We’ve just completed our INCREDIBLE run at the 2012 Montreal Fringe Festival! Six out of seven shows SOLD-OUT and we’ve received TWO FRANKIE AWARD NOMINATIONS: The Centaur Award for Best English Production & the Just For Laughs Award for Best Comedy! Both of these awards come with runs at two of the most prestigious festivals in Monteal; Wild Side for the Centaur and an appearance at Just For Laughs for the Best Comedy Award!

We’ve also received some more incredibly generous reviews and press:

Montreal Mirror

“…runs through every action movie cliche known in a fine sendup that plasters time travel and 80s-era Prince onto an Indiana Jones-style canvas.”

Montreal Gazette

“The fight scenes are terrific…”

The Link


“The precise physical comedy and great script makes for an exciting, accessible adventure story.”


Montreal Fringe Press & Reviews!

Only two days into our run, at our home-away-from-home the Montreal Improv Theatre (OFF Venue A), we’ve got two stellar reviews, two radio interviews, and two killer appearances on the late-night talk show the 13th Hour!

Thanks to everyone who has and continues to support Sex T-Rex in everything we do!


Movement Museum hosted by Allison Burns and Jenn Doan is a dance and movement-focused show that we snuggled our way into. Listen to Kaitlin & Colin gab about the genesis of Callaghan, from improv to script, and the benefit of trusting an audience’s imagination over filling space with props and set pieces.

Edge of the City is a weekly radio show hosted by our good friends Paul Aflalo, Asaf Gerchak, & Uncalled For’s Matt Goldberg. Colin phoned into their Fringe special last monday, which should be up for download soon.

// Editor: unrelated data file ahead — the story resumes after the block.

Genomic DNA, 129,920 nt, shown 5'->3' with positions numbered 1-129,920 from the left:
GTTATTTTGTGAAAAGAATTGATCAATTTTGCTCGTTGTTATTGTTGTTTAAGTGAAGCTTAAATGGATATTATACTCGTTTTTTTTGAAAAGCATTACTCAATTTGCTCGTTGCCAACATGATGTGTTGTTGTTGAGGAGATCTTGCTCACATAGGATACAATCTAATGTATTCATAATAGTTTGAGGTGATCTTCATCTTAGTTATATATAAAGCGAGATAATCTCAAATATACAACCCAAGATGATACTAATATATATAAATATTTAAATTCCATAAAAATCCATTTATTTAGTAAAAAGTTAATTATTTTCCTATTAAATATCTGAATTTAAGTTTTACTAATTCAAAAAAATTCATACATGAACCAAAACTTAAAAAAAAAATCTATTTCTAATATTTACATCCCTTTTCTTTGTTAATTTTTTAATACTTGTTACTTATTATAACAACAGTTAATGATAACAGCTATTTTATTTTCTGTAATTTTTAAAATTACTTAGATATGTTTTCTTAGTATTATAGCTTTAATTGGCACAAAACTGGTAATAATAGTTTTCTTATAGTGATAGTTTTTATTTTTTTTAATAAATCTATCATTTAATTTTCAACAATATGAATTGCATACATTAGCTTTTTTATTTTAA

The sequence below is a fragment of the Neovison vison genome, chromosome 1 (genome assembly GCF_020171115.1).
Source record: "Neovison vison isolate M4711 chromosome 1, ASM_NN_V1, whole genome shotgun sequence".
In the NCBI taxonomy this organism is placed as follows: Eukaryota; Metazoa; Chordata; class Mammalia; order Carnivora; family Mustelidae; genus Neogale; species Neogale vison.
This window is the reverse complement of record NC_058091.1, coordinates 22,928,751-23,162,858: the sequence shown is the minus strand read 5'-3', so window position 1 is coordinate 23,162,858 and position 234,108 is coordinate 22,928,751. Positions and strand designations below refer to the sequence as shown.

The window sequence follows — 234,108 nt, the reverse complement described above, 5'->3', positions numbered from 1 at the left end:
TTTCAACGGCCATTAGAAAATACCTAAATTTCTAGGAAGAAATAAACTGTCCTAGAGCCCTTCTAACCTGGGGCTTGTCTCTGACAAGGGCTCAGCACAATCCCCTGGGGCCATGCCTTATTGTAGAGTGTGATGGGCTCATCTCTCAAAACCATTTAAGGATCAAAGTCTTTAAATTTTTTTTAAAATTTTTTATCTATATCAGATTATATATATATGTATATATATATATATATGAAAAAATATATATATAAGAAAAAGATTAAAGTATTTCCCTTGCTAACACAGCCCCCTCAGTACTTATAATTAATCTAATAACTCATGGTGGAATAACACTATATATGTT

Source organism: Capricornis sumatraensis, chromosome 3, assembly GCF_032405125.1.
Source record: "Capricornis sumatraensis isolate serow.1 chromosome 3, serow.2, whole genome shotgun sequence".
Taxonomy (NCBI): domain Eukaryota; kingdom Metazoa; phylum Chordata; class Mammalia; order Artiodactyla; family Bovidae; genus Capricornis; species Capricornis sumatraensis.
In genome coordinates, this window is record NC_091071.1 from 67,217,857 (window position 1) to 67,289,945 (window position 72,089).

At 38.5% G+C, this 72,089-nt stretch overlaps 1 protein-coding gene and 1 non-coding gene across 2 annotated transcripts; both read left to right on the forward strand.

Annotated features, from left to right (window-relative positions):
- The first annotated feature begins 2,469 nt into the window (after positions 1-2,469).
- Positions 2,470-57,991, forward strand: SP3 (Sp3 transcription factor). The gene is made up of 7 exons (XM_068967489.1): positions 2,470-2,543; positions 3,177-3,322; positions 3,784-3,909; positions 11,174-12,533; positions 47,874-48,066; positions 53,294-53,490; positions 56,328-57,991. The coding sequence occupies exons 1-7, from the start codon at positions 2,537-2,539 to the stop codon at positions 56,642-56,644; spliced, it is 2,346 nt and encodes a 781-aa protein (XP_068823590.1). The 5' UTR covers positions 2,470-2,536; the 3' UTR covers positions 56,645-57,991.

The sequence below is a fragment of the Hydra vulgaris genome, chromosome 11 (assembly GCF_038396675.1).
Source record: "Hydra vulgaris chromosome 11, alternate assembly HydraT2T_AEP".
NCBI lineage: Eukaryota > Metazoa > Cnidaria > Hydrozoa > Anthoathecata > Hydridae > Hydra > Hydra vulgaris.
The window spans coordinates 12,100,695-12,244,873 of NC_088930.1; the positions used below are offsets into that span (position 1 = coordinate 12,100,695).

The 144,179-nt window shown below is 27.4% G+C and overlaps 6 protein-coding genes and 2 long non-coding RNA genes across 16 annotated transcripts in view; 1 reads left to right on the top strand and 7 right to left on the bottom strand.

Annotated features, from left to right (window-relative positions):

Bloody Underrated came to our opening night and raved about the show. “This show is a non-stop high energy whirlwind of comedy…”

Plein Espace (Search of SEX T-REX PRESENTS CALLAGHAN) This one is in french, a cool and unique bonus of performing in MTL, and is equally enthusiastic about the performance “Callaghan! est un exercice de style tout à fait réussi”

Check back here for more and, if you’re in Montreal this week, you can buy tickets online HERE


If you’re not up on your Toronto Improv Politics you might not know that the venerable Bad Dog Theatre has become to official training centre of Comedy Bar. Julie Dumais, the incredible AP of Bad Dog, graciously asked me to develop a class for her new curriculum and I came up with a training tool for trained actors who think they can’t improvise. I meet tons of professional and amateur actors, young and old, who think their instrument only extends as far as the script they’re given. I think this is a fallacy, and I developed a class that (Hopefully) breaks the stigma of working without text.